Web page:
Poems written in various Locales by a gifted realist of the epiphenomenally fantastical proposition of being energetically human.
There is an existential angst in many of the poems. The reader can relate to that feeling intimately if she is to consider a triumvirate of questions as essential to every reflective individual: Who am I? Why am I here? How then shall I live? The poems ultimately reveal the fractal nature of our contrived taxonomies.
Jorge Armenteros in Rain Taxi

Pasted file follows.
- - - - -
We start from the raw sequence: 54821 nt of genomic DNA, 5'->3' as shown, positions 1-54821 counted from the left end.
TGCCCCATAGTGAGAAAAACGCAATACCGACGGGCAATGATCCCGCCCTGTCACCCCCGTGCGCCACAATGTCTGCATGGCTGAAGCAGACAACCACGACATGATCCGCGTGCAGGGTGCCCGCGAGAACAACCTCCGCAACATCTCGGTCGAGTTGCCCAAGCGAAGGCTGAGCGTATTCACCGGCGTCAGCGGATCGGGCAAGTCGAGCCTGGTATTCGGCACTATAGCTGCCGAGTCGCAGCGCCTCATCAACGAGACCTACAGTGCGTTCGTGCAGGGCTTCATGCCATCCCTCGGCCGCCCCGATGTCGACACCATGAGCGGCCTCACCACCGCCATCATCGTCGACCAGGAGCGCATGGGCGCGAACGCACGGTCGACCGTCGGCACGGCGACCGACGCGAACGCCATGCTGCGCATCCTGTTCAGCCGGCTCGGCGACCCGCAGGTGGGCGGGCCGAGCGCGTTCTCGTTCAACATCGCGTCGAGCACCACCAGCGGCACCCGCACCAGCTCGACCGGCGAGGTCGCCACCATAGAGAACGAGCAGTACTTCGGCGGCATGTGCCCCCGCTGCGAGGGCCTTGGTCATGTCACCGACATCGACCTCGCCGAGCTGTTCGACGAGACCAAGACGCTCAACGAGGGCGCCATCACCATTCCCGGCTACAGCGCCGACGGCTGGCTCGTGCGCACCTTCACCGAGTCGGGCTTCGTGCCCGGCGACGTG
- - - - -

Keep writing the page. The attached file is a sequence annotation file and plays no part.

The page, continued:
Winner of a Gertrude Stein Award in Poetry and an NEA grant, among other awards, Martin Nakell is a fictionalist and poet who believes that the experience of art is energy – released by the disruption of form – creating fissures along which that energy travels, where the reader encounters it (Chaos Theory of Literary Composition). He has published The Myth of Creation (poetry, Parentheses Writing), Ramon (fiction, Jawbone Press/The National Endowment for the Arts), The Library of Thomas Rivka (fiction, Sun & Moon), Two Fields that Face & Mirror Each Other (fiction, Green Integer), Goings (fiction, Margin-to-Margin), Form (poetry, Spuyten Duyvil), Settlement (fiction, Spuyten Duyvil), Tautological Eye (poetry, Spuyten Duyvil), A Subset of Chance (poetry, Libellulae/Proteus Gowanus), Unnamed: The Emotions (poetry, Jaded Ibis Press, forthcoming 2015), Monk (fiction, Spuyten Duyvil, forthcoming 2015), The Desert Poems of Southern California (Spuyten Duyvil, forthcoming 2015), Is (poetry, LitFest Press, forthcoming 2015). Reviewing Settlement, Mad Hatter’s Review writes: “Nakell has achieved something in Settlement…nearly impossible and would likely be disastrous if undertaken by a less skilled writer….to create a unique and ground-breaking work of literature…celebrating….[E]very human’s….primal urge to create something from nothing.” And The Review of Contemporary Fiction: “Settlement confirms Nakell’s emerging style, one that manages to be both compelling and rigorous.” He lives in Orange County, California; he teaches at Chapman University.